In being true to art as a means of education, Hildegard is telling us something of women's wisdom. Education must include process as well as concept. Putting the two together is what moves people and educes from them (the true meaning of the word "education") what is their rich contribution to culture. By her holistic education practice, Hildegard invites the reader into a process. Even after 800 years, the process of her illuminations begs us to enter into our own awakening, our own illumination. Hildegard sees our lives as a journey and an adventure (see Vision Nine below) - it is theology's task to articulate and to challenge the journey - not to stifle it or smother it with epistemological exercises or speculative abstractions.
I truly believe that her theological methodology renders obsolete ninety-nine percent of all that we are calling theological learning in the twentieth century. Why? Because experience and art and cosmos are at the core of her spirituality and not an ugly, sin-oriented, anthropocentrism. Though the science of her day was greatly limited, she made the most of it. Who could imagine the renaissance that could occur in our time if education once again became as rounded, balanced, holistic, and imaginative as it was for Hildegard?
Hildegard awakens us to symbolic consciousness. An awakening to symbolism is an awakening to deeper connection-making, to deeper ecumenism, to deeper healing, to deeper art, to deeper mysticism, to deeper social justice. . Mircea Eliade would consider this a major contribution on Hildegard's part, for according to him, it is symbolic awakening that will put Western culture in touch with non-European peoples once again. It is the proper road to ecumenism and to spirituality itself. "The symbol, the myth and the image are of the very substance of the spiritual life... they may become disguised, mutilated or degraded, but never are extirpated." What is gained by the reader who allows himself or herself to be led into Hildegard's rich world of symbolism? Eliade believes that the person "who understands a symbol not only 'opens himself' to the objective world, but at the same time succeeds in emerging from his personal situation and reaching a comprehension of the universal." Paradox and personal experience, systematic imagination and diverse levels of meaning, cosmos and world patterns, are all expressed by symbol. Entering into Hildegard's symbolism awakens the rich symbolic treasury of Christian history. Her century was peculiarly "saturated" with a symbolic consciousness, as Professor Chenu points out. "At stake is the discernment of the profound truth that lies hidden within the dense substance of things and is revealed by these means." We cannot understand Hildegard without understanding this "symbolist mentality'' of her times. "The same people read the Grail story and the homilies of St. Bernard, carved the capitals of Chartres and composed the bestiaries, allegorised Ovid and scrutinised the typological senses of the Bible, or enriched their Christological analyses of the sacraments with naturalistic symbols of water, light, eating, marriage." What was at stake in all symbolising was "the mysterious kinship between the physical world and the realm of the sacred .'' And Chenu asks this probing question: "How can one write the history of Christian doctrines, let alone that of theological science, without taking into consideration this recourse to symbols." Hildegard'sinvitation to a symbolic awakening is part of her prophetic contribution to our education, our theology, our living. She lives outin her life the solid criteria of the deep, sensual, prophetic spiritual journey that I have outlined elsewhere as: trusting one's experience of breakthrough, intuition, ecstasy, and union; deepening one's symbolic consciousness; and responding to one's prophetic call to critique the powers-that-be in one's culture.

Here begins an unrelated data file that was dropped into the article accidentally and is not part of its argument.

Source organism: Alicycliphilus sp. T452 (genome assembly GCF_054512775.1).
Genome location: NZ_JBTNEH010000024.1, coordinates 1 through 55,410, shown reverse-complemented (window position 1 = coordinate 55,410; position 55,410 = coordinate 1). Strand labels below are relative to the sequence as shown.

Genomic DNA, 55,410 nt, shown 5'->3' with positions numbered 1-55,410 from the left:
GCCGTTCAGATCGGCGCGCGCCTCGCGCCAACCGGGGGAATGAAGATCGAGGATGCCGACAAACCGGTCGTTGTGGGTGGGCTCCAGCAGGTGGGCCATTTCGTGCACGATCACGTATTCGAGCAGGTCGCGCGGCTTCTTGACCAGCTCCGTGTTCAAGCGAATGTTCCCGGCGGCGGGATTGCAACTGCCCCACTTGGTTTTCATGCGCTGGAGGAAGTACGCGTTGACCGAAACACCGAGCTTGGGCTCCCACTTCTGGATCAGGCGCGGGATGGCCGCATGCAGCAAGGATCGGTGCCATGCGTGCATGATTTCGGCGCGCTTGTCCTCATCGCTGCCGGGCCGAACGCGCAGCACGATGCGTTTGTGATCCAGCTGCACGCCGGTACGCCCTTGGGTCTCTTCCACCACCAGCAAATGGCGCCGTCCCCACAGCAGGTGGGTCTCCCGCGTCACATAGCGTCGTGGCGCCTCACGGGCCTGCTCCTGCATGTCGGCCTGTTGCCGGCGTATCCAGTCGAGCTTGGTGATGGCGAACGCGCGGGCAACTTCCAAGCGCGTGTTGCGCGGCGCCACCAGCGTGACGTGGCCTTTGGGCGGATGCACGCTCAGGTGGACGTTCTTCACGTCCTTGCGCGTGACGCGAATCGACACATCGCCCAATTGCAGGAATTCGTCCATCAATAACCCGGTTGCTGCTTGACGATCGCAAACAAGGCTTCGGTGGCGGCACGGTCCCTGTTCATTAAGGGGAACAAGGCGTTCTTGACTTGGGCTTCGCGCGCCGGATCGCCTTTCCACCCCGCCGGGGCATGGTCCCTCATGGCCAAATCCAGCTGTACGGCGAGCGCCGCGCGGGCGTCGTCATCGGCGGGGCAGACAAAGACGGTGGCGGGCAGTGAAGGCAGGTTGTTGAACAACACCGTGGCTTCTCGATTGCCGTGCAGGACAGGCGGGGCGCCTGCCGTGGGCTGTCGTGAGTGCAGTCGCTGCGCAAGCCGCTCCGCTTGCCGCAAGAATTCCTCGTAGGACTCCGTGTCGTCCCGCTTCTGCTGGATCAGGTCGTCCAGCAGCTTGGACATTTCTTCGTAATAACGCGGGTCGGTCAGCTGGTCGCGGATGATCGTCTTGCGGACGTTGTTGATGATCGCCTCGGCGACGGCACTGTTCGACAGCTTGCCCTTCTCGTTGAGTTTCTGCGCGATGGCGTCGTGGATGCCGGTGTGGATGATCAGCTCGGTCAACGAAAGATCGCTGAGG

She awakens Christianity to some of the wisdom of the ancient women's religions and thereby offers healing to the male/female split in religion. She awakens the psyche to the cosmos and thereby offers healing to both. She awakens to the holiness of the earth and thereby heals the awful split between matter and spirit in the West. She awakens art to science and science to music and religion to science. And thereby heals the dangerous rift between science and religion that has dominated culture the past 300 years in the West. She heals the isolation of the artist from the deepest intellectual and spiritual currents of the past. She illumines. "In illuminating darkness, she speaks out." She illumines us today more than she illumined or dreamed of illuminating anyone in her own time. She gifts us with her illuminations.
Has there ever been a time in human history or the history of the planet when illumination, light, wisdom, was needed more than now?
Institute in Culture and Creation Spirituality
Holy Names College, Oakland, CA
Book:Illuminations of Hildegard of Bingen
Author:Hildegard of Bingen.
Commentary from Matthew Fox, O.P.
Publisher: Bear & Company, Santa Fe, New Mexico, USA